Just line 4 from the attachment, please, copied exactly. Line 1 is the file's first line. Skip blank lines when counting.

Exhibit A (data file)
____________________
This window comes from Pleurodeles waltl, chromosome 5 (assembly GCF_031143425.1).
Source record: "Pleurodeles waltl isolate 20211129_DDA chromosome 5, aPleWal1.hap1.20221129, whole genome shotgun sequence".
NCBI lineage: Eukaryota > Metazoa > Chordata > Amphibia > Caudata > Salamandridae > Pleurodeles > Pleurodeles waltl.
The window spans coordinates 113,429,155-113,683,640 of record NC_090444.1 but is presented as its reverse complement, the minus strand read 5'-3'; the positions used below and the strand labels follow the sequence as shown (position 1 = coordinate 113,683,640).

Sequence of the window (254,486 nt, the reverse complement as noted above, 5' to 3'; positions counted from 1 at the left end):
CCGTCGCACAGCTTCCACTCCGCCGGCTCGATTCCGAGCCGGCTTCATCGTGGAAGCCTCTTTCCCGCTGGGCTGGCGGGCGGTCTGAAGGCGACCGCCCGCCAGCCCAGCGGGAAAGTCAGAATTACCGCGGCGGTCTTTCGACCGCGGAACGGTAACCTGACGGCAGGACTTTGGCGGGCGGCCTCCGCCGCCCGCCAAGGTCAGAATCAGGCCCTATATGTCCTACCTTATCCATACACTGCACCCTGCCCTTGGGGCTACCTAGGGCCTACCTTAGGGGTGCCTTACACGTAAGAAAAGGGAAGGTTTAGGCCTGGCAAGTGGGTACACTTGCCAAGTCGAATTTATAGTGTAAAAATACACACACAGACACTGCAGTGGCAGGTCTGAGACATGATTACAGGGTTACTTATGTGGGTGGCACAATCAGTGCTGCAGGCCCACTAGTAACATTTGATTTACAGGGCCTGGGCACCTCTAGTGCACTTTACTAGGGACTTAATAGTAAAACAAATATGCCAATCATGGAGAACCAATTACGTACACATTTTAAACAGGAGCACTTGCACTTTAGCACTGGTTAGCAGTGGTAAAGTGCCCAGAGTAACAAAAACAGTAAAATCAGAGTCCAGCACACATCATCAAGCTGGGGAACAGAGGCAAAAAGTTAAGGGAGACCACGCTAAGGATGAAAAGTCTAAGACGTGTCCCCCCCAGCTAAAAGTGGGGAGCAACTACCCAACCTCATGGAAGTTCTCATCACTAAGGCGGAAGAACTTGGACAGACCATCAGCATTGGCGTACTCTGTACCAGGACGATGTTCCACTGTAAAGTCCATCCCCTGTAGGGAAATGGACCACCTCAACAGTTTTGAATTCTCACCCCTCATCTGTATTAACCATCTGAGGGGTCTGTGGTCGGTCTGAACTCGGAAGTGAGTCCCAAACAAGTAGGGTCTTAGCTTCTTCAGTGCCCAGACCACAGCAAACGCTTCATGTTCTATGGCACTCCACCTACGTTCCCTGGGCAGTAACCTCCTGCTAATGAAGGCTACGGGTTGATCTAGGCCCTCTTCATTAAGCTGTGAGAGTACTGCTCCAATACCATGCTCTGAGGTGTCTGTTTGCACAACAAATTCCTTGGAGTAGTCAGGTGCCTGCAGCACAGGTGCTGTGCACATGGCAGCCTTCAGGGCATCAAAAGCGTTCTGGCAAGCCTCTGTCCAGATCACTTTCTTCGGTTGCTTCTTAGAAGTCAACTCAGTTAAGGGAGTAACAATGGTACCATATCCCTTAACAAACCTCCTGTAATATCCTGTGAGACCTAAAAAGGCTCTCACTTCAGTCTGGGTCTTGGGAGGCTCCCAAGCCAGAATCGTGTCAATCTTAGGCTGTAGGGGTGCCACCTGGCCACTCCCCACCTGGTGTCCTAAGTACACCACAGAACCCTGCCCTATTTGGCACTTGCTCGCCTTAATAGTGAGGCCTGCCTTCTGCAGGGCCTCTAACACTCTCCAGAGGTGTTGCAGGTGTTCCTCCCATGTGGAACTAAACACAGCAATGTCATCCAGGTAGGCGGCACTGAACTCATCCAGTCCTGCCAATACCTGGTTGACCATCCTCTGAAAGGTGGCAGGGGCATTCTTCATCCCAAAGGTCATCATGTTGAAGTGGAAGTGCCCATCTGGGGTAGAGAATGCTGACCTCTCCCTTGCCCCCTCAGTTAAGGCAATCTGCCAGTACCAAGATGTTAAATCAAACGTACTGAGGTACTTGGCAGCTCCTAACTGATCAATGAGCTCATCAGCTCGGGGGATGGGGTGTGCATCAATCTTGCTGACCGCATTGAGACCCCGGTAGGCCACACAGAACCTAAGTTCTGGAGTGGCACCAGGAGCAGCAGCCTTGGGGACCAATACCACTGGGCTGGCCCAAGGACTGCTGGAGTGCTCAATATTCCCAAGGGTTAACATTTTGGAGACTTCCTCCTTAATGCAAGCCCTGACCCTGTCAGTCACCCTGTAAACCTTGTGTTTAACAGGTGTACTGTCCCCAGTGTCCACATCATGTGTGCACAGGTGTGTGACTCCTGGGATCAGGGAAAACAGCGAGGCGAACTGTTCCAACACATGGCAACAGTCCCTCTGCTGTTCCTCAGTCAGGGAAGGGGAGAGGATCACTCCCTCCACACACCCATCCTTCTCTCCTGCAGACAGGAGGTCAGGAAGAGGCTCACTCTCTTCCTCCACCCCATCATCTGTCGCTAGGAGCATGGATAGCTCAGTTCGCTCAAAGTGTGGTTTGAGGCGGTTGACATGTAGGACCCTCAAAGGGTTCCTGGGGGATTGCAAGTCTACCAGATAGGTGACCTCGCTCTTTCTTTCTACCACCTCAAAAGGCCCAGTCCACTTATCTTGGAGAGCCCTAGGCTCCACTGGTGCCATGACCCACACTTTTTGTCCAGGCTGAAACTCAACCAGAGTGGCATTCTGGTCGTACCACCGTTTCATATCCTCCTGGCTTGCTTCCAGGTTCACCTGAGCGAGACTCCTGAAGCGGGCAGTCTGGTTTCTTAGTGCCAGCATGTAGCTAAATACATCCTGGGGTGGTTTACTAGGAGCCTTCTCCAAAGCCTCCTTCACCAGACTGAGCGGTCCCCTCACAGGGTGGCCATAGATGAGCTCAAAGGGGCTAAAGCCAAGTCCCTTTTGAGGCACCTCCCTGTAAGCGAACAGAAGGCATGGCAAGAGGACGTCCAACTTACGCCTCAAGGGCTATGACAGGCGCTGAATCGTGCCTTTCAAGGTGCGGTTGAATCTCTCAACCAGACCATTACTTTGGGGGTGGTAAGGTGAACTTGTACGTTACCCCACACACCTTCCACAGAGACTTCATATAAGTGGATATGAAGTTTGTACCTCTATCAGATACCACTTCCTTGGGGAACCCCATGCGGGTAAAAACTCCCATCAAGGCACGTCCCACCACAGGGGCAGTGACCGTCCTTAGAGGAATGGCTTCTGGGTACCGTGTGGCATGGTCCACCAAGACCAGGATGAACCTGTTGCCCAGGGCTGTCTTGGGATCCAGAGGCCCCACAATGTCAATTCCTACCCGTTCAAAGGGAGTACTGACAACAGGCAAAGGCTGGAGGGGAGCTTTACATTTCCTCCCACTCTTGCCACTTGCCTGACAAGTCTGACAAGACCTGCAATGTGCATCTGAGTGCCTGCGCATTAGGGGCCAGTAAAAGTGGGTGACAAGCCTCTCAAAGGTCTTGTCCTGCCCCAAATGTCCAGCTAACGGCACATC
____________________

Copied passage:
The window spans coordinates 113,429,155-113,683,640 of record NC_090444.1 but is presented as its reverse complement, the minus strand read 5'-3'; the positions used below and the strand labels follow the sequence as shown (position 1 = coordinate 113,683,640).